By Dean Gloster

Deadline: Comments due January 13, 2020 –

It’s the law: Refugees are legally entitled to asylum in the U.S. if they have a well-founded fear of persecution in their home country for specific reasons. Unfortunately, there’s law and there’s enforcement policy – and the chief architect of the Trump administration’s immigration policy is Stephen Miller, whose emails, leaked last month, revealed his white nationalist views and his desire to cut refugee resettlement – and all immigration – “to zero.” 

Miller may be getting part of his wish this month, with newly-proposed Department of Homeland Security (DHS) regulations that would make work permits for asylum claimants almost impossible to get. This isn’t in effect yet – the comment period on these proposed regulations ends January 13, 2020, so please make your voice heard by going to to submit a comment – if that doesn’t work, go to this page and click on the green “submit a formal comment” button on the right near the top. Either way, be sure to mention you are commenting on DHS Docket No. USCIS-2019-0011. Read on for more info and tips for what to say.

More info/What you can do:

The proposed changes, taken together, amount to a continuation of the administration’s “zero tolerance” policy. They aren’t designed to improve or implement our immigration laws – they’re  designed to discourage anyone from coming here to make use of them, despite desperate situations for thousands of refugees. Here are some of the provisions of the proposed regulations: 

  • U.S. Citizenship and Immigration Services will no longer be able to recommend asylum even in clear cases.
  • Applicants must pay to have their biometric data taken (fingerprints, facial recognition, etc.), and must show up to an appointment set by DHS, which may be a long distance away.
  • Immigrants have to wait a full year after applying for asylum before they can apply for a work permit.
  • Work permits become discretionary and can be turned down.
  • Work permits are no longer allowed for those who enter the U.S. outside ports of entry (which have separately been mostly closed to immigrants under the new “metering” policy). 
  • Separate work permits previously granted to those who have already established in court a well-founded fear of persecution or torture are eliminated. Instead, refugees granted asylum are forced to apply for a discretionary work permit, which can now be denied. 
  • Immigrants can only apply for work permits while they’re in the U.S., but separate new “Migrant Protection Protocol” policies keep them in Mexico when they apply for asylum.

Here are some ideas you can use to comment on the proposed regulations, but please use your own language; comments that are too similar may be grouped together and not considered individually.

  • The proposed regulations are directly contrary to the purpose of the statutes they implement. The Refugee Act of 1980 states that it was passed to “respond to the urgent needs of persons subject to persecution in their homelands” and “to provide for effective resettlement and absorption” of refugees in the U.S. As DHS’s own Office of Refugee Resettlement notes, this includes assisting refugees “to achieve economic self-sufficiency as soon as possible after arrival in the United States.”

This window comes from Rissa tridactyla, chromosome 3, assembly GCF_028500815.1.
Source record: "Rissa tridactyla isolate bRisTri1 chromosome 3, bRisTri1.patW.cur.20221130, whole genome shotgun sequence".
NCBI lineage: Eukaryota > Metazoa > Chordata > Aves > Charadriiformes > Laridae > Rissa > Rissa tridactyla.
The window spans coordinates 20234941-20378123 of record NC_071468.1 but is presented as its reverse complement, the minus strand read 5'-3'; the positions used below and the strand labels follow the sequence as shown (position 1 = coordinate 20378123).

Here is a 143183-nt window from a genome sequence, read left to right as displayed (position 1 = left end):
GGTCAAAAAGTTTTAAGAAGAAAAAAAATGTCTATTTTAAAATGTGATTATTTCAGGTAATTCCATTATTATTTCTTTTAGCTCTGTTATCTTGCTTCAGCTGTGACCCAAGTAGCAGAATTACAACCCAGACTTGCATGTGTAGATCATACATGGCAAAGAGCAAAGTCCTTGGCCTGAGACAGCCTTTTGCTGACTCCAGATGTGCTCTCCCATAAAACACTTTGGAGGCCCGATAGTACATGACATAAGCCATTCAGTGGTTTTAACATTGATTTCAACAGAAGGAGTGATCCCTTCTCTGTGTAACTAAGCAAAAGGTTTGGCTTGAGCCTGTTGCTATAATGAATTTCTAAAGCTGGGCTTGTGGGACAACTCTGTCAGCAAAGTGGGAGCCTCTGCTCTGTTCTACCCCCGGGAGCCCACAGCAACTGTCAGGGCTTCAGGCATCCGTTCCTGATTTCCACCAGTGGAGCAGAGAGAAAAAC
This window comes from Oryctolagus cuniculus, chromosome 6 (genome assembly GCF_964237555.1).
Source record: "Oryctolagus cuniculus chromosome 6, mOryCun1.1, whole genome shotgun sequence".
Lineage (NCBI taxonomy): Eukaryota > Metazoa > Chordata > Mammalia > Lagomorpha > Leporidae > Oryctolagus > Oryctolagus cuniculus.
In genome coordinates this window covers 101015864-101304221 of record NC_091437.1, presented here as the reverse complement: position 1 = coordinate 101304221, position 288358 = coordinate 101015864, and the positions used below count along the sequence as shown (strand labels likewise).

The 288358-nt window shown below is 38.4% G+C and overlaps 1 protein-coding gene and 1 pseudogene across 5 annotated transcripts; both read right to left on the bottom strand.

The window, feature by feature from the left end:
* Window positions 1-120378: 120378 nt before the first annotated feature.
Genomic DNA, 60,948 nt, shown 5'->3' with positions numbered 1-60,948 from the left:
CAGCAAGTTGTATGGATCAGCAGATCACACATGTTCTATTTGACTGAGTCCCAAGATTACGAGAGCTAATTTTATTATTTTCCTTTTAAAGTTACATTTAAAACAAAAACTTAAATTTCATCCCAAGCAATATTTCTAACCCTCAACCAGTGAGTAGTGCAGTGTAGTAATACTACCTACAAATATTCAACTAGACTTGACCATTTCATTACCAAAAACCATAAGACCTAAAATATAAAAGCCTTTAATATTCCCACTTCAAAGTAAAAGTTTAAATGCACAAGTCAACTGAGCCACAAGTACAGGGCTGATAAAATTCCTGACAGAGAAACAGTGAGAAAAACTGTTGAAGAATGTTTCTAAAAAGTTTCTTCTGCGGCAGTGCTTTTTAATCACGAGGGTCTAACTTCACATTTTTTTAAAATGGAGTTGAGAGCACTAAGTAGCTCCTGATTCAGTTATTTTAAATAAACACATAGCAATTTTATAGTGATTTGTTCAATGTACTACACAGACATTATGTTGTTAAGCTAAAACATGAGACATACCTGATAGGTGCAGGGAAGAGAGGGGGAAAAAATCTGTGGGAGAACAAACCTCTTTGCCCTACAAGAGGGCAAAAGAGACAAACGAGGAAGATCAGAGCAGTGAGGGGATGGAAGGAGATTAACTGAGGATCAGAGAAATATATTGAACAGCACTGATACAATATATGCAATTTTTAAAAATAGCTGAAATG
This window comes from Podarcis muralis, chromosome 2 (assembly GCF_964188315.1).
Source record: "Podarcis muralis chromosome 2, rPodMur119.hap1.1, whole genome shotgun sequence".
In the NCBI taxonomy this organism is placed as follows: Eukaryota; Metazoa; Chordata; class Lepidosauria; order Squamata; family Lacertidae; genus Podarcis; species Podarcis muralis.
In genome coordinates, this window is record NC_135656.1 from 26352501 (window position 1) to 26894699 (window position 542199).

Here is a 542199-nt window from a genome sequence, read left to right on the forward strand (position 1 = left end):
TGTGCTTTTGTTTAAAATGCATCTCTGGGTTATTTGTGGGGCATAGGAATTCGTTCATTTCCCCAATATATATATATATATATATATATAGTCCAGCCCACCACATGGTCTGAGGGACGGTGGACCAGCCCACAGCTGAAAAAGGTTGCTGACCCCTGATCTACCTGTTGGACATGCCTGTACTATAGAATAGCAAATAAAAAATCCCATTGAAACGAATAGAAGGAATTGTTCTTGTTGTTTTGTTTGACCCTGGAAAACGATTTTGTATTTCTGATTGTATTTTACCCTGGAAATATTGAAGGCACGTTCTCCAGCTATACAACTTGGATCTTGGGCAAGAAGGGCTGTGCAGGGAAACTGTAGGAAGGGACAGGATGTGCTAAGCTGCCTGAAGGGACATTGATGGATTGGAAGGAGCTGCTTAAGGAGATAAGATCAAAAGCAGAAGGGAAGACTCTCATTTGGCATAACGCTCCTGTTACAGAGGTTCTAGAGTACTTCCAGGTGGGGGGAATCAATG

• The proposed regulations place an unrealistic burden on desperate refugees, forcing them to wait a year after seeking asylum before applying for a work permit, making them pay for “biometric data collection,” and making them attend a potentially distant collection point on a DHS-scheduled date.
  • The proposed regulations are unfair and unreasonable: they limit work permits to those who enter through ports of entry at the same time ports of entry are increasingly closed to refugees due to metering; they require that applicants must be in the United States when refugees are increasingly forced to stay outside the U.S. 
  • Although the new regulations claim that they only discourage work permits for those who file meritless asylum claims, they instead deliberately target those with meritorious claims: U.S. Citizenship and Immigration Services will no longer be able to recommend asylum even in clear cases, and those refugees paroled after establishing a credible fear of persecution or torture lose the right to employment authorizations under 8 CFR § 274a.12(c)(11).
  • Taken as a whole, these changes make work permits discretionary and difficult to obtain, imposing arbitrary barriers to work permits in order to discourage refugees from seeking asylum in the U.S. 
  • Regulations are supposed to implement statutes, not overrule their purpose in practice. 

Submit your comment by January 13, 2020 by clicking on this link

Dean Gloster is a former clerk at the U.S. Supreme Court who now writes novels. His debut YA, DESSERT FIRST, is out now.

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